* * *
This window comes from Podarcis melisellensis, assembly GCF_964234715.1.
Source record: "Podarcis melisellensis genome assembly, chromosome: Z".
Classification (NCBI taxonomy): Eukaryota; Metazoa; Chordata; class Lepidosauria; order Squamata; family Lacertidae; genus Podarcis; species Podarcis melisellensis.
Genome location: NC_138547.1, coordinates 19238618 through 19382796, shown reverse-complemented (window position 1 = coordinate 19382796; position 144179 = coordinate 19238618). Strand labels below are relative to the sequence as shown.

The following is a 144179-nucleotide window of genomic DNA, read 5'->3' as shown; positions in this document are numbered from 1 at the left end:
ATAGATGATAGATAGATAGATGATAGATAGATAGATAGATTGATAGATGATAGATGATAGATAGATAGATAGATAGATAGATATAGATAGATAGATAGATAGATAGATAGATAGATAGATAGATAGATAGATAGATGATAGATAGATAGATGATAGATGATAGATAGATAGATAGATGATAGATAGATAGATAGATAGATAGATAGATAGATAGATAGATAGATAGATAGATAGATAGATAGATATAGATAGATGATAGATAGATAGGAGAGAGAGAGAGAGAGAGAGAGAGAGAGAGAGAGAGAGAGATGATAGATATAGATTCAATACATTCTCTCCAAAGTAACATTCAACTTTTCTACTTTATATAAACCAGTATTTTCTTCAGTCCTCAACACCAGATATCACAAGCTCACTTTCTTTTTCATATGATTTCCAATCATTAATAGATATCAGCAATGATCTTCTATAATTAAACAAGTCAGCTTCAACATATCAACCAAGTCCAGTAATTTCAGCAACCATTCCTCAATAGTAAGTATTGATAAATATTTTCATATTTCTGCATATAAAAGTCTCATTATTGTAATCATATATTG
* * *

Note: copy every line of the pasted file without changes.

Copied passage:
This window comes from Podarcis melisellensis, assembly GCF_964234715.1.
Source record: "Podarcis melisellensis genome assembly, chromosome: Z".
Classification (NCBI taxonomy): Eukaryota; Metazoa; Chordata; class Lepidosauria; order Squamata; family Lacertidae; genus Podarcis; species Podarcis melisellensis.
Genome location: NC_138547.1, coordinates 19238618 through 19382796, shown reverse-complemented (window position 1 = coordinate 19382796; position 144179 = coordinate 19238618). Strand labels below are relative to the sequence as shown.

The following is a 144179-nucleotide window of genomic DNA, read 5'->3' as shown; positions in this document are numbered from 1 at the left end:
ATAGATGATAGATAGATAGATGATAGATAGATAGATAGATTGATAGATGATAGATGATAGATAGATAGATAGATAGATAGATATAGATAGATAGATAGATAGATAGATAGATAGATAGATAGATAGATAGATAGATGATAGATAGATAGATGATAGATGATAGATAGATAGATAGATGATAGATAGATAGATAGATAGATAGATAGATAGATAGATAGATAGATAGATAGATAGATAGATAGATATAGATAGATGATAGATAGATAGGAGAGAGAGAGAGAGAGAGAGAGAGAGAGAGAGAGAGAGAGATGATAGATATAGATTCAATACATTCTCTCCAAAGTAACATTCAACTTTTCTACTTTATATAAACCAGTATTTTCTTCAGTCCTCAACACCAGATATCACAAGCTCACTTTCTTTTTCATATGATTTCCAATCATTAATAGATATCAGCAATGATCTTCTATAATTAAACAAGTCAGCTTCAACATATCAACCAAGTCCAGTAATTTCAGCAACCATTCCTCAATAGTAAGTATTGATAAATATTTTCATATTTCTGCATATAAAAGTCTCATTATTGTAATCATATATTG